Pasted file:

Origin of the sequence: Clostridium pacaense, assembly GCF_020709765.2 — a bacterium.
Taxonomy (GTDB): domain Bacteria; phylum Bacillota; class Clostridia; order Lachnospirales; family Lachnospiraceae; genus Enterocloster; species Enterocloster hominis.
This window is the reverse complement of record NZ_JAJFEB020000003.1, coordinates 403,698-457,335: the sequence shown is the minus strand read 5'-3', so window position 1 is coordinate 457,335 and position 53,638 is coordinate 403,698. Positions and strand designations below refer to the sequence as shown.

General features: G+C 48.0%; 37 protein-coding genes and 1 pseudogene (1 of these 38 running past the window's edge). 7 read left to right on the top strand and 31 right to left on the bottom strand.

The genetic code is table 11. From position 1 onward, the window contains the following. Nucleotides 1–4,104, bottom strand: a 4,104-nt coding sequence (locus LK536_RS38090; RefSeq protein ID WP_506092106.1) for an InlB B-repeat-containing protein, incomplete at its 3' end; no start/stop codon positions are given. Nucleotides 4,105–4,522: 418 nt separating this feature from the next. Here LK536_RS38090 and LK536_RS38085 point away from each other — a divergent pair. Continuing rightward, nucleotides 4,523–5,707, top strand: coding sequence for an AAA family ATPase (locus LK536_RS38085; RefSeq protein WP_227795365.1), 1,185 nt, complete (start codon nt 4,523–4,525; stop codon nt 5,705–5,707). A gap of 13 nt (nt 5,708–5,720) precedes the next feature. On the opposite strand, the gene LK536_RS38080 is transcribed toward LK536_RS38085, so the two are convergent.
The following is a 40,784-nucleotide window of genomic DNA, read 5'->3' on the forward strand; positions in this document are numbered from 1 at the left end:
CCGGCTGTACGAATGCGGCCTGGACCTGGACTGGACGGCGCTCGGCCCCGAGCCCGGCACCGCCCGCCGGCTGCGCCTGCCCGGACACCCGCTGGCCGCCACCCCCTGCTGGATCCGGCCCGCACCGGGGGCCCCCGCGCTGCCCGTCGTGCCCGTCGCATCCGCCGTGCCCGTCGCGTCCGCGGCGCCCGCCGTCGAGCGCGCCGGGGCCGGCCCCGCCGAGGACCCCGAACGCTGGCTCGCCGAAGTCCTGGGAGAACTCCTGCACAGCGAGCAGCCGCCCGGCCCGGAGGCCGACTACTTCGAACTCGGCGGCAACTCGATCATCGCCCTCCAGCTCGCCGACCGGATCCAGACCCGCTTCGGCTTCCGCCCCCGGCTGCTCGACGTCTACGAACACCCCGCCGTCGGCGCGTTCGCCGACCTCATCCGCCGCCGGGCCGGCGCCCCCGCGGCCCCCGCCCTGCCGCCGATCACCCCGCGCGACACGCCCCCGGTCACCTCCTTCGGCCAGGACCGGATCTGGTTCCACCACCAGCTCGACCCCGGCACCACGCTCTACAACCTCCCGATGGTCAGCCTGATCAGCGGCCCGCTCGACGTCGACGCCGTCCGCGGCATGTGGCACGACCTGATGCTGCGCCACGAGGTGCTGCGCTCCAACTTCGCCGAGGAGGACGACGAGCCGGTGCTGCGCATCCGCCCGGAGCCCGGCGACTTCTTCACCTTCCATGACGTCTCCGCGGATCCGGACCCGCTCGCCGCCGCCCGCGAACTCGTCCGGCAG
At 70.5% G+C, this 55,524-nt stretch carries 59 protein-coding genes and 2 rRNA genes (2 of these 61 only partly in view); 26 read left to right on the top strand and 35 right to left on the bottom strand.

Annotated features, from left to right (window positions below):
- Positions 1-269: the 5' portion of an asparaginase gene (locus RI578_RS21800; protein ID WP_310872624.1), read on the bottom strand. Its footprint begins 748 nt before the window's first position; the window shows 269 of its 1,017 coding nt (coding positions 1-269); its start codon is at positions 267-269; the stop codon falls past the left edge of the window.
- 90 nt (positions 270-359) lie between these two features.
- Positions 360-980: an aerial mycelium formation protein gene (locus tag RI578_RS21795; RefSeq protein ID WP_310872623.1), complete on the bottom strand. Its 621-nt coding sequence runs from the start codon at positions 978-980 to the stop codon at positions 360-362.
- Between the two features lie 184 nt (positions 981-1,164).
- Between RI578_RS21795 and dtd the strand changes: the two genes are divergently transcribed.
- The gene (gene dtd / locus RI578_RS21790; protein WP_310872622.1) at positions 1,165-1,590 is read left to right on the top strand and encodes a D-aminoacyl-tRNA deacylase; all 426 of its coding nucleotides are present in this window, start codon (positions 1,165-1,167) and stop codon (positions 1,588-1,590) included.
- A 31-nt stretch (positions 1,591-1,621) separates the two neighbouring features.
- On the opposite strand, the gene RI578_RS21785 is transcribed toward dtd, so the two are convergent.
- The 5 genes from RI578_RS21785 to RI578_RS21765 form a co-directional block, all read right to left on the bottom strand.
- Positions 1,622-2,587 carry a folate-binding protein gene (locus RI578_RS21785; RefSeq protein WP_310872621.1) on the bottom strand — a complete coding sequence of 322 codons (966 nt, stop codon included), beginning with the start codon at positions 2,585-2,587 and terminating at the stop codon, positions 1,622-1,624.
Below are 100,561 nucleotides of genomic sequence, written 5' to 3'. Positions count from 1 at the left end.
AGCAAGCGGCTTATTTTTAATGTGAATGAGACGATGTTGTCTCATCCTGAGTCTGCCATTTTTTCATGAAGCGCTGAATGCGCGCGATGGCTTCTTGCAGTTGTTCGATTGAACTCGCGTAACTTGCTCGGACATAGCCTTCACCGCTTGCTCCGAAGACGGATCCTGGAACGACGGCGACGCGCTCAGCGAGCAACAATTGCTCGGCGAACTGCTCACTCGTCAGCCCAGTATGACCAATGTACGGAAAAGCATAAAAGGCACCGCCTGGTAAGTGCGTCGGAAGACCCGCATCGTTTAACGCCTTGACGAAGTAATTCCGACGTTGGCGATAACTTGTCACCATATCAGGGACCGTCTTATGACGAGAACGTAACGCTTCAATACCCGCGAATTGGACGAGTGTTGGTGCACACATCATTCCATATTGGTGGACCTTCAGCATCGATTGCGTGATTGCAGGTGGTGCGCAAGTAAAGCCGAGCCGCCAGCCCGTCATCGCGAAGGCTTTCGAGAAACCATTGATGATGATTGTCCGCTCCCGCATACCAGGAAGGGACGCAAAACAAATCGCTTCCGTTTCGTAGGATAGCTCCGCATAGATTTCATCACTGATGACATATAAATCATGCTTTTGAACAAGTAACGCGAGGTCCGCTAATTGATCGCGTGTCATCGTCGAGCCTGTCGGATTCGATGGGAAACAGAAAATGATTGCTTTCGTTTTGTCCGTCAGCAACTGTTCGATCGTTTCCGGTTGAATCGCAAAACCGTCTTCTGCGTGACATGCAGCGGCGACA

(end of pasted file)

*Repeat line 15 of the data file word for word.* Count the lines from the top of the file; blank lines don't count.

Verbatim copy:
- The gene (gene dtd / locus RI578_RS21790; protein WP_310872622.1) at positions 1,165-1,590 is read left to right on the top strand and encodes a D-aminoacyl-tRNA deacylase; all 426 of its coding nucleotides are present in this window, start codon (positions 1,165-1,167) and stop codon (positions 1,588-1,590) included.